The only way around this which I frequently recommend for clients is to pay for an expedited review by the copyright office which is $800.00 for special handling.  Not cheap, but it will get you registered copyright in ten days or less.  If your software has value, it is an easy decision to make.  I have utilized this approach as a key strategy to enforce IP rights and stop infringement for clients in 2021. It works.

Now, we will raise the ante.  Let’s say you are involved in the transformation of Texas software technology itself, not just a new iteration of code or software.  Like myself, you grew up in science fiction and are fascinated by computers that can demonstrate human intelligence and even pass the Turing Test.  If we are on the same page, I bet you loved Robin Williams in the Bicentennial Man which is all about achieving the apex of human level and beyond artificial intelligence. My personal favorite is Ex Machina which features a female android named Eva who uses massive AI, conniving, and sexuality to achieve her malevolent objectives.  In my e-magazine, I discuss the emergence of these new Texas Artificial Intelligence technologies in detail which are also examined in several of my AI books on the subject including Midnight at Mount Vernon – The Cyber-Surrenders of the United States of America and Teilhard’s Arrow – An Original Theory of Everything.  I would also highly recommend my recent Children’s Story, Hypatia Shows Us the Year 2050 – A Kids’ Guide to the Future & Companion Essays for the Young at Heart.   If you are a parent, it’s a great learning tool.  For everyone else, I recommend the detailed technological essays which elucidate the subjects raised for the kids.

I am fascinated and passionate about the new Texas inventions coming out in the development and emergence of new AI which will replicate human-level intelligence and beyond.  I predict that entire areas of the marketplace will be replaced in the next decade and our economy will be unrecognizable by 2030.  This is happening now at the AI developmental level with new hardware and software.

The new hardware combined with the software will enhance the effectiveness and utility of existing digital computers which I refer to as “Enhanced Software”.  This will drive the new developments of the 2020s which will replace entry-level receptionists, secretaries, and even entry-level professionals. Combined with robotics, most blue color jobs will be eliminated as well.   The Texas workforce will be unrecognizable due to the revolution of Texas AI and computers.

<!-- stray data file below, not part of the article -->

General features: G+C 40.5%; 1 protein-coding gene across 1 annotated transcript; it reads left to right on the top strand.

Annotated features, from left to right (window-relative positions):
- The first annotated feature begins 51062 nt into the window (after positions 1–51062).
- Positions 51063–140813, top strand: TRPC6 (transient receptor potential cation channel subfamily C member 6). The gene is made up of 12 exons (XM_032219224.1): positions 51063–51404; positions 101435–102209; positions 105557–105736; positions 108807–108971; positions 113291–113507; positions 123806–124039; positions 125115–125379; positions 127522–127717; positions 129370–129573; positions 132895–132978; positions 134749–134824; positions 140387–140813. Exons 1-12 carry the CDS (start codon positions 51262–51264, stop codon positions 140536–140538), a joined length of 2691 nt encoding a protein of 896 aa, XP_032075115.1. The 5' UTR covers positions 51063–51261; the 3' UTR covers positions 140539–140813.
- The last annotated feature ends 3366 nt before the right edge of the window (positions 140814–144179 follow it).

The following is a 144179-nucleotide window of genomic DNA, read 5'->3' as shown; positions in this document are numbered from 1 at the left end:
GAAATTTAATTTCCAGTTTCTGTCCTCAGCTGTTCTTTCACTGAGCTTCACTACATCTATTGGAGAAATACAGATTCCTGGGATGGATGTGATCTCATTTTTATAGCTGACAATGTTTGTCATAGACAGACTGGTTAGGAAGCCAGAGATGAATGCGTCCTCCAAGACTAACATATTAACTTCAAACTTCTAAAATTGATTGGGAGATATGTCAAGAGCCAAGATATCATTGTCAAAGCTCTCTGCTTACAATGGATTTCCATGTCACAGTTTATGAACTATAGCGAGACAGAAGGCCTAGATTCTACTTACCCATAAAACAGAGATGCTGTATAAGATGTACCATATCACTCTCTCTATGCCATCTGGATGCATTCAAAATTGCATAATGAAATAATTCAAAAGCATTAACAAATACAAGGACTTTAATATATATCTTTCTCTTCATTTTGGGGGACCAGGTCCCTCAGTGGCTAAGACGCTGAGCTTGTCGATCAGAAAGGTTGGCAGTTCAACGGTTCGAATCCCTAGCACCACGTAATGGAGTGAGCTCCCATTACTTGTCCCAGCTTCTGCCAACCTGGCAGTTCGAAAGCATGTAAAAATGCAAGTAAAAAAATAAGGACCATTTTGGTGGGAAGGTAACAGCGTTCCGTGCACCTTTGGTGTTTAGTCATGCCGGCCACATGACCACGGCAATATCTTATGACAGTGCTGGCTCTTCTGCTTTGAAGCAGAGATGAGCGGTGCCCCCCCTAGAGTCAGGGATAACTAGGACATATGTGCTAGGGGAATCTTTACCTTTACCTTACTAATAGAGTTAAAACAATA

From an IP protection standard, these new Texas technologies will require patent protection and not copyright has given the vetted nature of the new inventions, utility, and solutions that are offered.  Texas and National legal strategy are nuanced and you should always consult an experienced patent attorney with a background in computer science and electrical engineering.  This is critical to ensure that your Texas invention can be properly patented and that the claim strategy is formulated which will govern patent approval and its marketability.  The new “Enhanced Software” will fit in this category and should not be addressed with a simplistic and singular copyright approach.  This is our focus area at the Moster Law Firm and our Turing Technology Group.

The Texas technology of the late 2020s and beyond is fascinating and involves the final iterations of both quantum and wetware systems which will allow for human-level AI reasoning.  I predict that wetware which is based on growing neurons in a chemical mix will arrive in full force by 2030.  Computer companies in Silicon Valley (a misnomer for wetware) are already developing working wetware systems for the NSA and DOD.   These systems must be patent protected and failure to do so would be a colossal mistake.

Quantum systems are being touted by Google and others and still developmental.  These will become useful, but likely on a track behind biological systems, in my opinion.  Look for new systems which tackle better encryption as those are coming first.  Again, a patent is the only way to go.

Bottom line is to align yourself with the legal talent to protect your Texas AI and IP.  That said, find a Texas AI lawyer who understands where the technology is going, has a deeply rooted imagination, and can set you on the right trajectory.  Come visit us at Moster Law and the Turing Technology Group.